The statements of condemnation issued by groups of the Islamist movement in Morocco cannot be separated from the military actions launched by the Libyan army a week ago in Tripoli to purge it of the terrorist militias, regardless of the good situation of these groups in their countries, as even some reached ministries and government leaderships.
Unlike the Arab Mashriq, according to research studies, these groups witness a state of stability, the matter that made these groups look at its experience in Morocco as if was the only guarantee for their survival, which indicates its desperate defense for its gains in the Arab Maghreb.
Meanwhile, and under the supervision of the consensus government, the Libyan National Army moved to Tripoli to eliminate Islamist groups that control the capital, therefore, their counterparts in Tunisia and Algeria condemned the army’s actions.
Ennahda movement in Tunisia, an extension of the Muslim Brotherhood, issued a statement earlier this week, signed by its leader Rached al-Ghannouchi, condemning the movements of the Libyan army, considering it a “brutal move.”
Tunisian activists slammed the statement, accusing Ennahda of violating the Tunisian Constitution by commenting on the affairs of other countries.
Abdul-Razzaq al-Maqri, the head of Algeria’s Movement of Society for Peace, also condemned the Libyan army’s actions, considering it as “provocative,” and that it is a kind of pressure on the military establishment in his country to execute agendas.
Observers see that Islamist groups in the Arab Magreb fear for their future in case the political map changed in Libya and Islamists got kicked out of the scene, as this would affect their neighbors in Tunisia, Algeria and Morocco.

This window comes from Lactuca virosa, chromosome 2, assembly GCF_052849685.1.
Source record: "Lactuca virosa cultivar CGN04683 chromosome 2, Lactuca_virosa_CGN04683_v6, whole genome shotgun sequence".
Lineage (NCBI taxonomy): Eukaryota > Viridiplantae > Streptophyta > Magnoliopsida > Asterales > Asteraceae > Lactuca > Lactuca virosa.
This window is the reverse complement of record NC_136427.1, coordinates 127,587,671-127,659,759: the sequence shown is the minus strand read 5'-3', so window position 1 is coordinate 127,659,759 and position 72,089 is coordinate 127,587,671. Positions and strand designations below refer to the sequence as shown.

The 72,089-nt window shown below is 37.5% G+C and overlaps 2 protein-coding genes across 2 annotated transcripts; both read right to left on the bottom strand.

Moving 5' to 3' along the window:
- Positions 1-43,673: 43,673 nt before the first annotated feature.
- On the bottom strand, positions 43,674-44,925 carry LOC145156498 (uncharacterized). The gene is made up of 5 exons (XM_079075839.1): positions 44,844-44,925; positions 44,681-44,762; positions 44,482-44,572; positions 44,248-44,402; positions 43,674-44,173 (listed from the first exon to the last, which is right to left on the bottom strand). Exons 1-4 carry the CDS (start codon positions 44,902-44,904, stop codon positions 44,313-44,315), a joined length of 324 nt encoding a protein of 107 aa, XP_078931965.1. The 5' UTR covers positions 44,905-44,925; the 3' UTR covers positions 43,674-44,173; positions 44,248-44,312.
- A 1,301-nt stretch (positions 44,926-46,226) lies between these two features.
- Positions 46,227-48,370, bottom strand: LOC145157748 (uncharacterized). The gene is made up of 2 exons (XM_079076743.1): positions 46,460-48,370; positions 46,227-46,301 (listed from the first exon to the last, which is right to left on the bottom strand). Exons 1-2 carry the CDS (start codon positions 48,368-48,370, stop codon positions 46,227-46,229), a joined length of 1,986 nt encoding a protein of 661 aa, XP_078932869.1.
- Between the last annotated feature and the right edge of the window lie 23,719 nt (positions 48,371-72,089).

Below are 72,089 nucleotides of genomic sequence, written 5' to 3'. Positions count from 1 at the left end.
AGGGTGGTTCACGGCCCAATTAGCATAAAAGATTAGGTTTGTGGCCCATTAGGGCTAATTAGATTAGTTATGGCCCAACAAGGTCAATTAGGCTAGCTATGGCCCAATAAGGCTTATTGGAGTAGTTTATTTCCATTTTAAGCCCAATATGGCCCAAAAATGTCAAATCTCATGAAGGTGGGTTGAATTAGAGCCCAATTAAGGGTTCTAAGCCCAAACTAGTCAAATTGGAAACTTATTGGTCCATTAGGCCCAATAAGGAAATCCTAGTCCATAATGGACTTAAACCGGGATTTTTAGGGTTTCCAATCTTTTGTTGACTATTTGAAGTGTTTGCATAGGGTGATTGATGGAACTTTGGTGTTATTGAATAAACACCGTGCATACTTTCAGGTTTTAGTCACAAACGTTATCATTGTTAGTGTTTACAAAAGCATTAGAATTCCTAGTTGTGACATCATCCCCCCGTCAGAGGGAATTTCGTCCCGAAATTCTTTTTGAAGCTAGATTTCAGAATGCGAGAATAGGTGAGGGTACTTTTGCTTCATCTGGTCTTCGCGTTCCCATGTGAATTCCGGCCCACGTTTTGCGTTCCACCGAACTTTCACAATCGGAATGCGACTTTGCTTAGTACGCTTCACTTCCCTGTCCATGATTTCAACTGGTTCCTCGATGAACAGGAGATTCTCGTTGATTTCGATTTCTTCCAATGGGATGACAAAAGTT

This connection supports the political atmosphere in Tunisia and Algeria; as Tunisia is getting ready to conduct Parliamentary and Presidential elections by the end of this year, with Ennahda expecting to achieve good results, therefore it fears that it might get affected by the situation in Libya.
Libyan political analyst Abdelhakim Fanoush supports this connection as he said Islamist groups in Algeria and Morocco see that Arab Maghreb as one body, therefore, the situation in Libya will definitely affect their popularity.
Moreover, Libyan researcher Mohammed al-Zubaidi said that Islamists in Libya were not popular, however, they were imposed as reality, pointing out that their presence in Libya was to complete the scene of the Maghreb, where Islamists have influence.
He said freeing Libya from the grip of Islamists means that it will join the Eastern camp, which got rid itself of the ruling of religious groups.
It is pertinent to mention that Islamist groups are facing a new challenge in Tunisia and Algeria as elections are expected to be held during the transitional period, and this will either added to the series of failure of political Islam, or returning it to the scene.